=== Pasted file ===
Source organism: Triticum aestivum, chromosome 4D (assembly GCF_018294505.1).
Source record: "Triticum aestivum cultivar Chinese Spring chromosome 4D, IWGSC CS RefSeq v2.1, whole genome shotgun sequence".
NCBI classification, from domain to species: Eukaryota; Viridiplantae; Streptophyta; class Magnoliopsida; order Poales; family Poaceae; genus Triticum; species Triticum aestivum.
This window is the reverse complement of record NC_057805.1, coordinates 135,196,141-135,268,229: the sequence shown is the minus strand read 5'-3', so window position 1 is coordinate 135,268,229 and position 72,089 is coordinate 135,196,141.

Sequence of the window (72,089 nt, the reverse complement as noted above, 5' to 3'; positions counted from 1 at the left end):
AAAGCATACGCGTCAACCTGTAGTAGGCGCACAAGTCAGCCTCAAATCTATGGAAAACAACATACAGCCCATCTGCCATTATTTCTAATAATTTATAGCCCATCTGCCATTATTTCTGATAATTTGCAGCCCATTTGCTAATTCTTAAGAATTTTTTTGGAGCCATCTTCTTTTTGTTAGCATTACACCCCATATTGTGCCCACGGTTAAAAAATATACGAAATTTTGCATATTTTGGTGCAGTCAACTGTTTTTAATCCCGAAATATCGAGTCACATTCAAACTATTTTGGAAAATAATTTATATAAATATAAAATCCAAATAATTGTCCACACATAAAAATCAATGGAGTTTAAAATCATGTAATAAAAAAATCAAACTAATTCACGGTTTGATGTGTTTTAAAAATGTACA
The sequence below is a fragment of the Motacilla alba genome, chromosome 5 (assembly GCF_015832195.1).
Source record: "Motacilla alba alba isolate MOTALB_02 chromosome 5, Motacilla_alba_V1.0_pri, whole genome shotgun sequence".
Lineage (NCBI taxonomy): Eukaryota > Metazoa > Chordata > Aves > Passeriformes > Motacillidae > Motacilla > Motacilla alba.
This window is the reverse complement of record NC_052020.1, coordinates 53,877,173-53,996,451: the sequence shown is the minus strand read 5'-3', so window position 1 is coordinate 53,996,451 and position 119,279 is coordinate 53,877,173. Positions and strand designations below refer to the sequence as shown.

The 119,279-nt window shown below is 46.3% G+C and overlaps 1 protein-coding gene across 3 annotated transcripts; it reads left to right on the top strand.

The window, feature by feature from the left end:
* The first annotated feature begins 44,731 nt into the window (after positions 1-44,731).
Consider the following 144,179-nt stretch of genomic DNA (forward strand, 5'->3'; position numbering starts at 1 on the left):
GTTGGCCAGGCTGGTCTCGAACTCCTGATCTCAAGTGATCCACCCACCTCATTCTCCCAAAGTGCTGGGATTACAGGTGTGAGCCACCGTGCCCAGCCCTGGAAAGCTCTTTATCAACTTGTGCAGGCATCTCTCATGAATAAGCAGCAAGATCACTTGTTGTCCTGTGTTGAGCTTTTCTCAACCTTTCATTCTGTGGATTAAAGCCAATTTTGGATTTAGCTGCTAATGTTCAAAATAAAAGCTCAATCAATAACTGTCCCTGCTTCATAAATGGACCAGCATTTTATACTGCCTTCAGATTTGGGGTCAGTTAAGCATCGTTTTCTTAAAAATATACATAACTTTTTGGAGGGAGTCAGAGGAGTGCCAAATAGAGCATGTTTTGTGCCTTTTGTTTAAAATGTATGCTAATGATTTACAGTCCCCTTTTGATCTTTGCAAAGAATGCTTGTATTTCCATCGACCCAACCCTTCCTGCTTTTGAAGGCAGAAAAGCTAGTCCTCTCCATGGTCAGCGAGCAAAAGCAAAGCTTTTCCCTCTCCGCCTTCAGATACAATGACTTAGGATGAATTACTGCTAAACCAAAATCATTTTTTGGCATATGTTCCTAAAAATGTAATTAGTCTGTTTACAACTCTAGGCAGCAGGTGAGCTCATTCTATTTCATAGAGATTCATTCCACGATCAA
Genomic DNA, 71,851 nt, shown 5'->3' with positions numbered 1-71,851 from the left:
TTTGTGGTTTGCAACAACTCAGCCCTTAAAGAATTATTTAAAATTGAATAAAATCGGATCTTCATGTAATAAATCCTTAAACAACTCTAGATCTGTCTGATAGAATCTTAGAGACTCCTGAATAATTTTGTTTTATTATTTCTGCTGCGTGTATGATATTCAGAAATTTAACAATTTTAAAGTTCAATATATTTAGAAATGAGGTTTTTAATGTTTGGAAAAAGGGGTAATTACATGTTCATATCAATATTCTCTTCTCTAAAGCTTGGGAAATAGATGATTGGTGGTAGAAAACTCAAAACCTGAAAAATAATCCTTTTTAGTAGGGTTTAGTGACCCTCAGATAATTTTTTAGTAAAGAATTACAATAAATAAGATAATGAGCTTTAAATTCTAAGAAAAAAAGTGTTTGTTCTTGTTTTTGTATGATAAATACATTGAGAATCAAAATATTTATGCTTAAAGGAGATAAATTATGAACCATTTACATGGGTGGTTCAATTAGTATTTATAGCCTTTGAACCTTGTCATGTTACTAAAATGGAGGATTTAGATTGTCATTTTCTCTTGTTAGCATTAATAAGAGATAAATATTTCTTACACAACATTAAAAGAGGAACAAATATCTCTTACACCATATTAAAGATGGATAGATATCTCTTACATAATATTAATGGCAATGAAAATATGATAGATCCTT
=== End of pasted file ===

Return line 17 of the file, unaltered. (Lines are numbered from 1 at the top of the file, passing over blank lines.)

TTTGTGGTTTGCAACAACTCAGCCCTTAAAGAATTATTTAAAATTGAATAAAATCGGATCTTCATGTAATAAATCCTTAAACAACTCTAGATCTGTCTGATAGAATCTTAGAGACTCCTGAATAATTTTGTTTTATTATTTCTGCTGCGTGTATGATATTCAGAAATTTAACAATTTTAAAGTTCAATATATTTAGAAATGAGGTTTTTAATGTTTGGAAAAAGGGGTAATTACATGTTCATATCAATATTCTCTTCTCTAAAGCTTGGGAAATAGATGATTGGTGGTAGAAAACTCAAAACCTGAAAAATAATCCTTTTTAGTAGGGTTTAGTGACCCTCAGATAATTTTTTAGTAAAGAATTACAATAAATAAGATAATGAGCTTTAAATTCTAAGAAAAAAAGTGTTTGTTCTTGTTTTTGTATGATAAATACATTGAGAATCAAAATATTTATGCTTAAAGGAGATAAATTATGAACCATTTACATGGGTGGTTCAATTAGTATTTATAGCCTTTGAACCTTGTCATGTTACTAAAATGGAGGATTTAGATTGTCATTTTCTCTTGTTAGCATTAATAAGAGATAAATATTTCTTACACAACATTAAAAGAGGAACAAATATCTCTTACACCATATTAAAGATGGATAGATATCTCTTACATAATATTAATGGCAATGAAAATATGATAGATCCTT